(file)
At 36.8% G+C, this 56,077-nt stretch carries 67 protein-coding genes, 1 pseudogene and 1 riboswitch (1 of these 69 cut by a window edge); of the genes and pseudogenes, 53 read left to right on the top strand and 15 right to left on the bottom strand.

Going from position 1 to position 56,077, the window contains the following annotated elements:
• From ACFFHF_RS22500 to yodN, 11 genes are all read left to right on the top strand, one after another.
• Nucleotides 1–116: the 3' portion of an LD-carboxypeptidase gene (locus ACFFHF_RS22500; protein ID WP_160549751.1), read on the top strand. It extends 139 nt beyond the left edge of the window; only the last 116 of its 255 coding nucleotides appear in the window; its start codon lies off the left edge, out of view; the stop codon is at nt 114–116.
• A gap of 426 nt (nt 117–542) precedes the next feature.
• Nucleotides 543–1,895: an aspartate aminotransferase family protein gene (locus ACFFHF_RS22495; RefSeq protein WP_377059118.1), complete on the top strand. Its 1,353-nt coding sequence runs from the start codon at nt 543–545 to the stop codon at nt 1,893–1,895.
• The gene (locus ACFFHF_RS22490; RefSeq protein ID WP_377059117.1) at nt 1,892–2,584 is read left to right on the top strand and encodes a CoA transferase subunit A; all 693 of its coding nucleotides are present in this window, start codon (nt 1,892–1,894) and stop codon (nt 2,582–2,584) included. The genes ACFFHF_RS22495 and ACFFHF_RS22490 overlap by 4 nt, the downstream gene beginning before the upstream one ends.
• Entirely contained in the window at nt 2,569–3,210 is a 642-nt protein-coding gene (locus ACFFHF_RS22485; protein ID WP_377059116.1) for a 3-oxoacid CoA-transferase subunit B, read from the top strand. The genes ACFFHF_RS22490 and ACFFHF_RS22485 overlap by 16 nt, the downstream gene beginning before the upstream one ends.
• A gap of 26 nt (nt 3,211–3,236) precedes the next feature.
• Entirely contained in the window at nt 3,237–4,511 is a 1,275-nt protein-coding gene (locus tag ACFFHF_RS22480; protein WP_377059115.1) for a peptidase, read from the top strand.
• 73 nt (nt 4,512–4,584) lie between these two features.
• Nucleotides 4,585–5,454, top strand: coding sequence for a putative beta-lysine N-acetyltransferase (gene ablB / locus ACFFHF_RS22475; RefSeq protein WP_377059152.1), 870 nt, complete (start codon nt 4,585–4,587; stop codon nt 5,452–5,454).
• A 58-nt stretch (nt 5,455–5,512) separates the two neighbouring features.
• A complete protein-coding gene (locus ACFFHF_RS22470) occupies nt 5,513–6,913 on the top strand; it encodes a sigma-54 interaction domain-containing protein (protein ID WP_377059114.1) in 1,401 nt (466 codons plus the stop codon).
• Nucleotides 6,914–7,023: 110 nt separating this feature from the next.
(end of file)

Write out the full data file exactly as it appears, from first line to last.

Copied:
At 36.8% G+C, this 56,077-nt stretch carries 67 protein-coding genes, 1 pseudogene and 1 riboswitch (1 of these 69 cut by a window edge); of the genes and pseudogenes, 53 read left to right on the top strand and 15 right to left on the bottom strand.

Going from position 1 to position 56,077, the window contains the following annotated elements:
• From ACFFHF_RS22500 to yodN, 11 genes are all read left to right on the top strand, one after another.
• Nucleotides 1–116: the 3' portion of an LD-carboxypeptidase gene (locus ACFFHF_RS22500; protein ID WP_160549751.1), read on the top strand. It extends 139 nt beyond the left edge of the window; only the last 116 of its 255 coding nucleotides appear in the window; its start codon lies off the left edge, out of view; the stop codon is at nt 114–116.
• A gap of 426 nt (nt 117–542) precedes the next feature.
• Nucleotides 543–1,895: an aspartate aminotransferase family protein gene (locus ACFFHF_RS22495; RefSeq protein WP_377059118.1), complete on the top strand. Its 1,353-nt coding sequence runs from the start codon at nt 543–545 to the stop codon at nt 1,893–1,895.
• The gene (locus ACFFHF_RS22490; RefSeq protein ID WP_377059117.1) at nt 1,892–2,584 is read left to right on the top strand and encodes a CoA transferase subunit A; all 693 of its coding nucleotides are present in this window, start codon (nt 1,892–1,894) and stop codon (nt 2,582–2,584) included. The genes ACFFHF_RS22495 and ACFFHF_RS22490 overlap by 4 nt, the downstream gene beginning before the upstream one ends.
• Entirely contained in the window at nt 2,569–3,210 is a 642-nt protein-coding gene (locus ACFFHF_RS22485; protein ID WP_377059116.1) for a 3-oxoacid CoA-transferase subunit B, read from the top strand. The genes ACFFHF_RS22490 and ACFFHF_RS22485 overlap by 16 nt, the downstream gene beginning before the upstream one ends.
• A gap of 26 nt (nt 3,211–3,236) precedes the next feature.
• Entirely contained in the window at nt 3,237–4,511 is a 1,275-nt protein-coding gene (locus tag ACFFHF_RS22480; protein WP_377059115.1) for a peptidase, read from the top strand.
• 73 nt (nt 4,512–4,584) lie between these two features.
• Nucleotides 4,585–5,454, top strand: coding sequence for a putative beta-lysine N-acetyltransferase (gene ablB / locus ACFFHF_RS22475; RefSeq protein WP_377059152.1), 870 nt, complete (start codon nt 4,585–4,587; stop codon nt 5,452–5,454).
• A 58-nt stretch (nt 5,455–5,512) separates the two neighbouring features.
• A complete protein-coding gene (locus ACFFHF_RS22470) occupies nt 5,513–6,913 on the top strand; it encodes a sigma-54 interaction domain-containing protein (protein ID WP_377059114.1) in 1,401 nt (466 codons plus the stop codon).
• Nucleotides 6,914–7,023: 110 nt separating this feature from the next.